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> What's the purpose of putting the company name on there.

Well, for the owner's it's a sense of pride over all the hard work they've gone through to get to the point of being able to put their business name on the wall. Why do people buy flashy sports cars? To show off success.

I don't think having a name on a building like "SomeGuy's Sawmill" is really an advert, if anything, it's a brand.

Not to mention, say you're trying to find a location like the closest clothing store, or restaurant. How will you locate it (or the right one) if every building is just plain and looks exactly the same?

There's a difference between having a sign at street level for passers-by and having a neon sign that fills half your building though.

No-one is saying you can't have a nice sports car, nor that you can't be proud of it - here they're saying that you can't put spotlights on it and erect a hoarding saying "I'm awesome, look this is my car", just park it on the street like everyone else.

How will you locate a building. Numbers, street names - map or GPS : those are the usual way.

> How will you locate a building. Numbers, street names - map or GPS : those are the usual way.

That would only work if you knew ahead of time you were specifically looking for that particular location. There's been plenty of times I've driven by some place and decided to go take a peek inside just based on their name alone.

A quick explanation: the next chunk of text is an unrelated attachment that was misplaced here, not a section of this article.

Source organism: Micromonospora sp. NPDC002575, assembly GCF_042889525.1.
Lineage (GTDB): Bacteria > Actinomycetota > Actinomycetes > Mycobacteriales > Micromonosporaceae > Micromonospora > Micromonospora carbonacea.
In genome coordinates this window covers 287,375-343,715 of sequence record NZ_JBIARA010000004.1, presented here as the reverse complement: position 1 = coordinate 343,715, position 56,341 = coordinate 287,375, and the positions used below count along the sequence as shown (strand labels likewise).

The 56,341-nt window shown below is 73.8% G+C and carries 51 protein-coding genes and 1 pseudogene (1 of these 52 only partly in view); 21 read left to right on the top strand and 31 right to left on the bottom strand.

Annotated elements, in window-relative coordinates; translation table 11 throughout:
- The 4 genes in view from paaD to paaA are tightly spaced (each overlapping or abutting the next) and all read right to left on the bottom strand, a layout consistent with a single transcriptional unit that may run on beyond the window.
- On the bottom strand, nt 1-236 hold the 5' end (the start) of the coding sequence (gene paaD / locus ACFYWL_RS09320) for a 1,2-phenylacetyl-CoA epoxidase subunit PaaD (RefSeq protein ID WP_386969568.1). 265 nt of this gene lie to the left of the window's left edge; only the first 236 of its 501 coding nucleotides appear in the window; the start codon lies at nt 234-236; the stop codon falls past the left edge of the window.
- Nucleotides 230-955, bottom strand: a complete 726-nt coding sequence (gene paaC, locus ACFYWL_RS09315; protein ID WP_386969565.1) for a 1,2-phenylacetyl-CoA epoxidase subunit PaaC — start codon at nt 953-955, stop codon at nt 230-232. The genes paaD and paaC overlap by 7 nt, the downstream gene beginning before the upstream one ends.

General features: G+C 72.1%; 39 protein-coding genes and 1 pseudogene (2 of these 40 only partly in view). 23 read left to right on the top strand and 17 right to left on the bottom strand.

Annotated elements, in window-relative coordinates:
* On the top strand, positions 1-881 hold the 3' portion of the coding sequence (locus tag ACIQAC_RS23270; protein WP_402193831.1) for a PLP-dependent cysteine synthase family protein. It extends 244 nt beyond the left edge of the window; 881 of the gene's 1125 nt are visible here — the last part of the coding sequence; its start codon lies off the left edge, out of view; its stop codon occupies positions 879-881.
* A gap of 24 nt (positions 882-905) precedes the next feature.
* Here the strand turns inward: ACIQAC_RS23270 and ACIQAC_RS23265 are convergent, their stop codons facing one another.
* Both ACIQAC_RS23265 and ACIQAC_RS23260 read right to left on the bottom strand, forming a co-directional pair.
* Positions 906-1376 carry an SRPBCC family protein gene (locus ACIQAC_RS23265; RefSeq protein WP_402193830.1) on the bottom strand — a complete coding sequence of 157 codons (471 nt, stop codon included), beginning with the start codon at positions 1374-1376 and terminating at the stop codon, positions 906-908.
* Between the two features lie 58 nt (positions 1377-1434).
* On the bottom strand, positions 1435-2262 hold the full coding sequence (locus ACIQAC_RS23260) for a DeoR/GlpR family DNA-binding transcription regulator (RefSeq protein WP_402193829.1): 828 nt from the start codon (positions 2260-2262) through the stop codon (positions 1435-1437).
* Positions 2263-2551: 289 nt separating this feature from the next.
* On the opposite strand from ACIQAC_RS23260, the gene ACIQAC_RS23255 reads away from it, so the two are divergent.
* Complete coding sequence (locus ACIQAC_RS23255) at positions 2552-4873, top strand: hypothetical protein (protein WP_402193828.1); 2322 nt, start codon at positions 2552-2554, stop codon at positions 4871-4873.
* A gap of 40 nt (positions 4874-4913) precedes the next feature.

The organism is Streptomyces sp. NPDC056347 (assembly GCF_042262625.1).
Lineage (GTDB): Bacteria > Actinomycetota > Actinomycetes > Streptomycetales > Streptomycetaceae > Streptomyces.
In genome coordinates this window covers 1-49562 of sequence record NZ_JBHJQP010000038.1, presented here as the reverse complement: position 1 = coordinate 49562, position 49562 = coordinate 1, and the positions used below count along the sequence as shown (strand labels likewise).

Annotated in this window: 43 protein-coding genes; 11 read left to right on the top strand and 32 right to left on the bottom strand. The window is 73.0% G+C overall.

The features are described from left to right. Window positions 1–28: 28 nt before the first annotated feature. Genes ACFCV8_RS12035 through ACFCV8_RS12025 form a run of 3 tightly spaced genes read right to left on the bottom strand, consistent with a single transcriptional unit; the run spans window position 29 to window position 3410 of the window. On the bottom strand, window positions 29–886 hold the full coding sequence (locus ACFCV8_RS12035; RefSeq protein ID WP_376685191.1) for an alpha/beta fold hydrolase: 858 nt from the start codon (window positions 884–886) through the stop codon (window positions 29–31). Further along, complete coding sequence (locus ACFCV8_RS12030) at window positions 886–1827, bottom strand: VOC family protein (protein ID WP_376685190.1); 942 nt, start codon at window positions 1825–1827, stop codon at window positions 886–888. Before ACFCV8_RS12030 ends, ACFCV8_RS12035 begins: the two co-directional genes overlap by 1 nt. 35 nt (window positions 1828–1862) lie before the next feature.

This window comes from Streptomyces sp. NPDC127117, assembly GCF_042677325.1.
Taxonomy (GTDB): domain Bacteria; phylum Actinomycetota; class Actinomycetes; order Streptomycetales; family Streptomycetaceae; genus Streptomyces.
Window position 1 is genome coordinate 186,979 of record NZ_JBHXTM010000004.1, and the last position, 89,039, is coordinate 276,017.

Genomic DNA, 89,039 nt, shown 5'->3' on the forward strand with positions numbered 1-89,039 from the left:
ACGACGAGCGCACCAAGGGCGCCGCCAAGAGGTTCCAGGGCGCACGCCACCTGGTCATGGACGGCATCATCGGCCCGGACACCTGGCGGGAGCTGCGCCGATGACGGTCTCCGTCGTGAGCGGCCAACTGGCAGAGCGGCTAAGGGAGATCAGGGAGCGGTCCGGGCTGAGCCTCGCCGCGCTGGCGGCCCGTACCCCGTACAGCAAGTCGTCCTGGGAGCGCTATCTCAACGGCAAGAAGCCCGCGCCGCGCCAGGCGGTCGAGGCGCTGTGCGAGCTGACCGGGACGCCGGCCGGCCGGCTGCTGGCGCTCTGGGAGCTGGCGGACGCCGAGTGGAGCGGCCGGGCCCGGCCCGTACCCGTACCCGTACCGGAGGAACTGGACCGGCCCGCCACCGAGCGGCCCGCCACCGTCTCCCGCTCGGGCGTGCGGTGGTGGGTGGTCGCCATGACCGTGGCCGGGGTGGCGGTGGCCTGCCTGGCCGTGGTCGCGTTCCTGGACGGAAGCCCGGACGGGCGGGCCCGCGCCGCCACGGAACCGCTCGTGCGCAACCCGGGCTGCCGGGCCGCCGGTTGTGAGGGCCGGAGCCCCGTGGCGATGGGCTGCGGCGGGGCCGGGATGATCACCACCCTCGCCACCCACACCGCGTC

I'm a bit confused about your claim, then, because that sounds exactly like advertising.

"Al's Furniture Store" isn't advertising to me, it's the store name. I decided to go look inside based on what it was.

If 'Al' wasn't able to put his business name on the building (or advertise in any form), then he'd probably not make very many sales.

It surprises me where the conversation has gone -- this being HN and all, we're mostly startup/biz/tech people round these parts.

I intuitively understand what you're getting at, but I think it's difficult to draw a legal line between a name sign and advertising.

I guess plain signs reading "bakery", "clothes", "cars", "hipster coffee", etc. could be allowed if you try this.

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